Therefore do not worry about tomorrow, for tomorrow will worry about itself. Each day has enough trouble of its own.
–Matthew 6:34

Forget the former things;
do not dwell on the past.
–Isaiah 43:18

Do not wait for life. Do not long for it. Be aware, always and at every moment, that the miracle is in the here and now.
–Marcel Proust

Disabused of our illusions by much travel and travail, we awaken one day to find that the sacred center is here and now – in every moment of the journey, everywhere in the world around us, and deep within our own hearts.
–Parker J. Palmer

Dear Munchkins,
The here-and-now is a hard moment to stay in, even though it’s all we got. Unlike Marty McFly in Back to the Future, we don’t have the luxury of being able to go back in time to shape how things turn out or into the future to try to control them.

The tendency to mentally go back in time often leads to a lot of regret, sadness, bitterness, and even self-condemnation. The tendency to project into the future often leads to becoming overly idealistic about how awesome things are going to be or overly anxious about how bad they might be.

Far too often, we look back in time and rub our own faces in past mistakes we’ve made or rub other people’s faces in theirs. When we look ahead to the future, it is often with unrealistic fantasies (delusions, really) about how great everything is going to be or full-blown panic about not knowing what painful things might come our way. Neither creates a sense of peace and confidence in the here-and-now that allows us to focus on the issues at hand, which, in turn, makes us less productive and efficient in our day-to-day endeavors.

All that being said, there are legitimate reasons to look behind and legitimate reasons to look ahead. Let me explain.

While there are a number of legitimate reasons to look back into the past, let me highlight two. First, it is healthy to look back in time to deal with past wounds. If we will find the courage to face the traumatic things that happened to us in the past, we can forgive those who hurt us and set ourselves free from what they did. A second reason to look back in time is to do what twelve-steppers call a “fearless moral inventory” so we can take responsibility for the ways we hurt others and make amends where possible.

While there are a number of legitimate reasons to look ahead, let me highlight two. First, we need to look ahead in order to plan for the future. There’s a quote I like, “People don’t plan to fail, they fail to plan.” On occasion, we need to look ahead to the future to assess what we need to do in the here-and-now to get ready for it. A second reason to look into the future is to decide what kind of boundaries to have with people who mistreat us in the here-and-now. It’s never healthy to allow people to keep mistreating you, and we need to make it clear that future interactions with these folks are going to look a whole lot different if they don’t stop.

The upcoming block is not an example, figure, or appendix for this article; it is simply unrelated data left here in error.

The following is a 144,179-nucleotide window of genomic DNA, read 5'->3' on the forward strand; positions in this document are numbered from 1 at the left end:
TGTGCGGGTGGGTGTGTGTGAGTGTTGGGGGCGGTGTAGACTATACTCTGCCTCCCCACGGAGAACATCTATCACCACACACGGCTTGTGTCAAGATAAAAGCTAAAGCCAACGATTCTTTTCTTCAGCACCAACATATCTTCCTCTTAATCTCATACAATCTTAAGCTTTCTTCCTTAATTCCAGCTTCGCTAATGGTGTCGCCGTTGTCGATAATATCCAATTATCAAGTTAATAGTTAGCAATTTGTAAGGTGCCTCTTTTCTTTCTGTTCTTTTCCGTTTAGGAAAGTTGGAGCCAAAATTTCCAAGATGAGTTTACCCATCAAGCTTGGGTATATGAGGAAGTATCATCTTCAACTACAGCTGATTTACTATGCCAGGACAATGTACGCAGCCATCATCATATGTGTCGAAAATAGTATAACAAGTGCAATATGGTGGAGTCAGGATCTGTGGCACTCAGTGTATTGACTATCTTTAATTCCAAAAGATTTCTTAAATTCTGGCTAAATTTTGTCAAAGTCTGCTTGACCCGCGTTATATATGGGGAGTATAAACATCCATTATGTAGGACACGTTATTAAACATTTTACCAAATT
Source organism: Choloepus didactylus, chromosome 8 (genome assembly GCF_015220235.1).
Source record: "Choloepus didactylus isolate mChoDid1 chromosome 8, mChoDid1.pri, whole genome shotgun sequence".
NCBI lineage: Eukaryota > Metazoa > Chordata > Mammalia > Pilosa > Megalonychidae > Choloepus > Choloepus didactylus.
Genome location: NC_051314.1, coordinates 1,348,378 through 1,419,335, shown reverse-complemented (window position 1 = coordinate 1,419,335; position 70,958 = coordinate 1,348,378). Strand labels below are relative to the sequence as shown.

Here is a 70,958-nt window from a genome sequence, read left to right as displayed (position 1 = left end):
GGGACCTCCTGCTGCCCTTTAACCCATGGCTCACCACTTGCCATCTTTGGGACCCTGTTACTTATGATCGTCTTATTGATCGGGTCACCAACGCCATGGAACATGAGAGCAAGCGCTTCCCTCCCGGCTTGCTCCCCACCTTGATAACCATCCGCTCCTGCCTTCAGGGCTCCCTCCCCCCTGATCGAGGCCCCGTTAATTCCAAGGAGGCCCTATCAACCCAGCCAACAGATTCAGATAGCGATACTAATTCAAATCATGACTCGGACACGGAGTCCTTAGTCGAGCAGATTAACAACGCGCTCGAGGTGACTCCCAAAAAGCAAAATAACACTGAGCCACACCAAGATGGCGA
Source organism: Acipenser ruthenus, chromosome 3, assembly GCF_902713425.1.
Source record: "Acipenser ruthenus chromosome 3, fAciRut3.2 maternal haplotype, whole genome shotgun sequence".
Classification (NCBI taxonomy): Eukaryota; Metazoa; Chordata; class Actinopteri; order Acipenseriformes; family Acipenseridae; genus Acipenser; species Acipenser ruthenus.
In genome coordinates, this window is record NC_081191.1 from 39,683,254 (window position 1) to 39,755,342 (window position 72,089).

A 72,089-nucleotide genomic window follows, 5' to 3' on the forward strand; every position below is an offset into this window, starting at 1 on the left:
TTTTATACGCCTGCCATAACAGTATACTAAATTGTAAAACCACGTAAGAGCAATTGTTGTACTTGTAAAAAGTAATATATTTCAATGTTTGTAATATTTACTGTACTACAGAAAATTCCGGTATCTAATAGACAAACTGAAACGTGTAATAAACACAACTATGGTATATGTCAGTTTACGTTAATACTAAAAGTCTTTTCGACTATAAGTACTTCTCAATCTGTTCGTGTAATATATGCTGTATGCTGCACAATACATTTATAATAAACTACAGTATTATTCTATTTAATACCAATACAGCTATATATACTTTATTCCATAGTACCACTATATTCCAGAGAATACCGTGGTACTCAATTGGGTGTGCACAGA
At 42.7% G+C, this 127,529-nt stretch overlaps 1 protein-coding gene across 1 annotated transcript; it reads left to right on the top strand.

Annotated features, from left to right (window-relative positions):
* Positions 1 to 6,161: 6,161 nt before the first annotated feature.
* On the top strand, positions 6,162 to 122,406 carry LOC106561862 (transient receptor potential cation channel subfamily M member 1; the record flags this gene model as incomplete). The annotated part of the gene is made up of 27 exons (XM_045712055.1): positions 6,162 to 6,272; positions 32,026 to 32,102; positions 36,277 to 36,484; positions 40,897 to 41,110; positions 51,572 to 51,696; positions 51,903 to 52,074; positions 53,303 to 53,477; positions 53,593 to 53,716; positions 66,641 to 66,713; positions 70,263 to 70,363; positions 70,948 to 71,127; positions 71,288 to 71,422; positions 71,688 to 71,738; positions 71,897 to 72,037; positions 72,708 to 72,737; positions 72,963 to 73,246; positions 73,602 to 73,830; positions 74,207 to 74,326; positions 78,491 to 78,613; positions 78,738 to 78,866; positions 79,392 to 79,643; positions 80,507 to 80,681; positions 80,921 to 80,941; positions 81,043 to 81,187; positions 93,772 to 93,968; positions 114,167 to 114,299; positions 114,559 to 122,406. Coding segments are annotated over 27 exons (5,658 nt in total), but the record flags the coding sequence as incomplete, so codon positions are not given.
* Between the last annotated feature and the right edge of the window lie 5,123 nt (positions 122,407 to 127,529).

As a psychologist, I see clients who frequently make the mistakes I’m talking about here. I see clients who refuse to look back in time to work through their wounds, and they tend to stay embittered and unforgiving toward those who hurt them. I see clients who won’t look back in time to take responsibility for how they’ve hurt others, and they tend to stay defensive and unrepentant. I see clients who won’t look into the future to wisely plan for the things to come, and they tend to be impulsive and out of control. And I see clients who won’t look into the future to create firm boundaries with others, and they tend to bitterly play the victim card.

Munchkins, try to avoid making these mistakes in life. I want you to have the courage to look back in time to heal from the things that wounded you. I want you to look back in time to own how you’ve hurt others and seek their forgiveness. I want you to look ahead to wisely plan for your future. And I want you to look ahead about where to put firm boundaries in place with those who mistreat you.

One of my favorite writers, Henri Nouwen, once said, “Patience asks us to live the moment to the fullest, to be completely present to the moment, to taste the here and now, to be where we are. When we are impatient, we try to get away from where we are. We behave as if the real thing will happen tomorrow, later, and somewhere else.

Let’s be patient and trust that the treasure we look for is hidden in the ground on which we stand.”

“The treasure we look for is hidden in the ground on which we stand.” Now those are some words to live by. I hope that as you live your life, you will do as Nouwen suggests, patiently live the moment to the fullest, be present to the moment, taste the here and now, and be where you are.
Munchkins, the treasure you’re looking for in life is hidden in the ground on which you stand. Don’t unhealthily look back in time or into the future—live as fully in the here and now as you can so you don’t miss all the important things along the way.

Love,
Pop